Jusepe de Ribera
Jusepe de Ribera was a Spanish painter and printmaker born near Valencia, Spain in 1591. He travelled to Rome to study art in 1612 and was given the nickname “Lo Spagnoletto,” or “The Little Spaniard,” by Roman artists. Ribera was a follower of Caravaggio, and joined other Caravaggisti who came to Rome around that time.
In 1616, Ribera had moved to Naples which was governed by a small Spanish ruling class. Ribera began signing his work “Jusepe de Ribera, español” in order to gain the attention of high society. The Viceroy, Pedro Téllez-Girón, took notice and gave Ribera several commissions. By 1626, Ribera received the Order of Christ of Portugal from Pope Urban VIII and was the leading painter of Naples.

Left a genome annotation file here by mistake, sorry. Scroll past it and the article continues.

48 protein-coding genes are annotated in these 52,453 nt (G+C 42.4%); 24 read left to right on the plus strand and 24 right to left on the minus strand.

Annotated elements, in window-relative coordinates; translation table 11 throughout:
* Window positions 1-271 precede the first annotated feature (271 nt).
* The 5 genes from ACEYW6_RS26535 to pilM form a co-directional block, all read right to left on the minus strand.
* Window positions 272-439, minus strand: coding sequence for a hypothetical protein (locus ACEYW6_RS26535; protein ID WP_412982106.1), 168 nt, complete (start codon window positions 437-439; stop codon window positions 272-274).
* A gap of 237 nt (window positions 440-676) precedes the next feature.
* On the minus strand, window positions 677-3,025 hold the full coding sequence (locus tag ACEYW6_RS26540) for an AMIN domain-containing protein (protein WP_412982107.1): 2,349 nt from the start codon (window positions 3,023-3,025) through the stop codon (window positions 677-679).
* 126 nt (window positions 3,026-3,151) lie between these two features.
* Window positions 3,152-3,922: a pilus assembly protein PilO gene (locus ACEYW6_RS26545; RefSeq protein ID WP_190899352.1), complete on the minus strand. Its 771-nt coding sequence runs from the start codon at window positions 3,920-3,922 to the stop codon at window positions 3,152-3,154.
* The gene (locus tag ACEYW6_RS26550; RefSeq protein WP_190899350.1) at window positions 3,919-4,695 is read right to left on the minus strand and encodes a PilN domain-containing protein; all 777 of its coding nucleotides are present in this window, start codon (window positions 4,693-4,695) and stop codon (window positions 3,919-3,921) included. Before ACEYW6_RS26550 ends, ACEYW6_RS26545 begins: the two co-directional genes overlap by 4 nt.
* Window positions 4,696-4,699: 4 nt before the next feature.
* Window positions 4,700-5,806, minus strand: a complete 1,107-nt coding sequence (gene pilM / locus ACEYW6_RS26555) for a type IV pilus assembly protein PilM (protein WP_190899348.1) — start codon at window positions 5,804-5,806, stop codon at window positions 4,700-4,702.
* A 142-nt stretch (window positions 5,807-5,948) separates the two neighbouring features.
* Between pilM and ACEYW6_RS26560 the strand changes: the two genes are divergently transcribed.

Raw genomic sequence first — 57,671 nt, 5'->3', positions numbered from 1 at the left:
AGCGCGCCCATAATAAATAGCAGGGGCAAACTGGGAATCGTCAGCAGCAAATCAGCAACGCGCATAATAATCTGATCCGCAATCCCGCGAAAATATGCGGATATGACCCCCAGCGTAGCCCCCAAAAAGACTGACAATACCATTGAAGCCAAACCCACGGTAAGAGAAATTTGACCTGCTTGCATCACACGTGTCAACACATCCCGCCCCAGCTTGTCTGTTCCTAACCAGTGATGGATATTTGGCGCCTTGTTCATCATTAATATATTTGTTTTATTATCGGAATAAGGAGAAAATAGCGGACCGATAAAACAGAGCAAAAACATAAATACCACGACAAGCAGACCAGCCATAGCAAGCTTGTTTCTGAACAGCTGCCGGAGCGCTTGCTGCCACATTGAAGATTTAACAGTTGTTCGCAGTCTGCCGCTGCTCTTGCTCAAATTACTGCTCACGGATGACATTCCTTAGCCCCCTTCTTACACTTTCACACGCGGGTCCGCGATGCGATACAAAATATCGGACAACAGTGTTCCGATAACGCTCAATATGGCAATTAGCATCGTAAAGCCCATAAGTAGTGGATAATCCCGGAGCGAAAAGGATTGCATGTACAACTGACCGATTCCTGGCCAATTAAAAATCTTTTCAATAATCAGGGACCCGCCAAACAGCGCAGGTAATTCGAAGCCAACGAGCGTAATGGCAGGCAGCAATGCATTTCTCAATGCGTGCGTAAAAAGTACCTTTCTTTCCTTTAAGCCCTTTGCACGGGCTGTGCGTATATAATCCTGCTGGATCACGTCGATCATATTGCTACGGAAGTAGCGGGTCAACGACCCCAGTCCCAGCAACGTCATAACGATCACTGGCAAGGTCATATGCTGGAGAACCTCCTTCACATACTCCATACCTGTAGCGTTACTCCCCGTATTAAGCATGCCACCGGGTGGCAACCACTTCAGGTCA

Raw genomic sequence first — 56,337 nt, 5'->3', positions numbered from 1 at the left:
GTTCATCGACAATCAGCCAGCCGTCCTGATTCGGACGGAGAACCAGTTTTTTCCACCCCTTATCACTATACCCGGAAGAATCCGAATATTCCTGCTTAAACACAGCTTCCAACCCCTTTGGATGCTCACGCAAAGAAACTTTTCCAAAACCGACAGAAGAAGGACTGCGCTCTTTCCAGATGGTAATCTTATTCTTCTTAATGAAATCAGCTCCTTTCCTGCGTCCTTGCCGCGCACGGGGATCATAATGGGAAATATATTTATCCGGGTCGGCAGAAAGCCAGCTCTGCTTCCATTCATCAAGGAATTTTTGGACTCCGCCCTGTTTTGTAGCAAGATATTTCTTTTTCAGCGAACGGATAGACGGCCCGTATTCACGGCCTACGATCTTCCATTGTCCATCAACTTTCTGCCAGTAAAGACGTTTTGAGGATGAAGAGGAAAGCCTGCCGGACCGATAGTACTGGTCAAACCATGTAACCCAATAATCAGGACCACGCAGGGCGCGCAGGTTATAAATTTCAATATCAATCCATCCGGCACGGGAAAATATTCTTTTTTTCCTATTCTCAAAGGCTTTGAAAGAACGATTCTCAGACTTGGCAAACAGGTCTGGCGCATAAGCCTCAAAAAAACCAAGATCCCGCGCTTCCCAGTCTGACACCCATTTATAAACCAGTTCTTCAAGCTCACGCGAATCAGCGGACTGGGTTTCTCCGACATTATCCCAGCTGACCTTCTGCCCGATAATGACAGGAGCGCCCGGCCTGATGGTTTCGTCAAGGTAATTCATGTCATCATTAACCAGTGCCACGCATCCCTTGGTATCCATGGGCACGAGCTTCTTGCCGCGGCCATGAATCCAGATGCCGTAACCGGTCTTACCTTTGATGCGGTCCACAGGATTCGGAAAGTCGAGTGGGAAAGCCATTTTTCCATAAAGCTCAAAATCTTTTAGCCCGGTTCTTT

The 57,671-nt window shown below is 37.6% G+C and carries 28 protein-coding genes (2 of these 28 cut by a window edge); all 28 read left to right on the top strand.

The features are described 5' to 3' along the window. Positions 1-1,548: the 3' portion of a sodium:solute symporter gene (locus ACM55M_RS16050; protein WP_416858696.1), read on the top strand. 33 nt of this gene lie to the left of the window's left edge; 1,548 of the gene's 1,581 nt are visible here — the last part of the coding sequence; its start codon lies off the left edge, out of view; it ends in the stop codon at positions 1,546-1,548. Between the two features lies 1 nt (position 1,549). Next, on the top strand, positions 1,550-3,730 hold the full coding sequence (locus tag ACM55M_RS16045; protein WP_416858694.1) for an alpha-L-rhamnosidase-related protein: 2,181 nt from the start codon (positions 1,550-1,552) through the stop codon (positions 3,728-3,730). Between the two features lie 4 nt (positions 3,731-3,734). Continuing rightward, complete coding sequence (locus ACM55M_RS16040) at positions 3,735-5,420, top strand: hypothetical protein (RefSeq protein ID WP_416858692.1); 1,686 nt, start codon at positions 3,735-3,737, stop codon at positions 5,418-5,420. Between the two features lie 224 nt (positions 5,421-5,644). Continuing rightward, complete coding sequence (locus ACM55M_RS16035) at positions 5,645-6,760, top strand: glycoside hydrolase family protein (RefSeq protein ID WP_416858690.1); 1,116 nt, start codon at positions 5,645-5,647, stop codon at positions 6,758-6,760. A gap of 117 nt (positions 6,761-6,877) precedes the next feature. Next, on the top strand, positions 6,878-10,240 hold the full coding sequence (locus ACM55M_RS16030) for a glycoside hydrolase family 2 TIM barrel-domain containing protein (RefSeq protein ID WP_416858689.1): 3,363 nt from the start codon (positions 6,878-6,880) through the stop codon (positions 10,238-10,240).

His earlier work employs heavy contrasts of shadows and light, while his later work is tonally more diffused and golden. Ribera was interested in painting scenes of horror, cruelty, and sadness, in order to depict truth rather than idealism. His works are in the collections of London’s Royal Academy, New York’s Metropolitan Museum of Art, Paris’s Louvre, and Barcelona’s Museu Nacional d’Art de Catalunya, among others.
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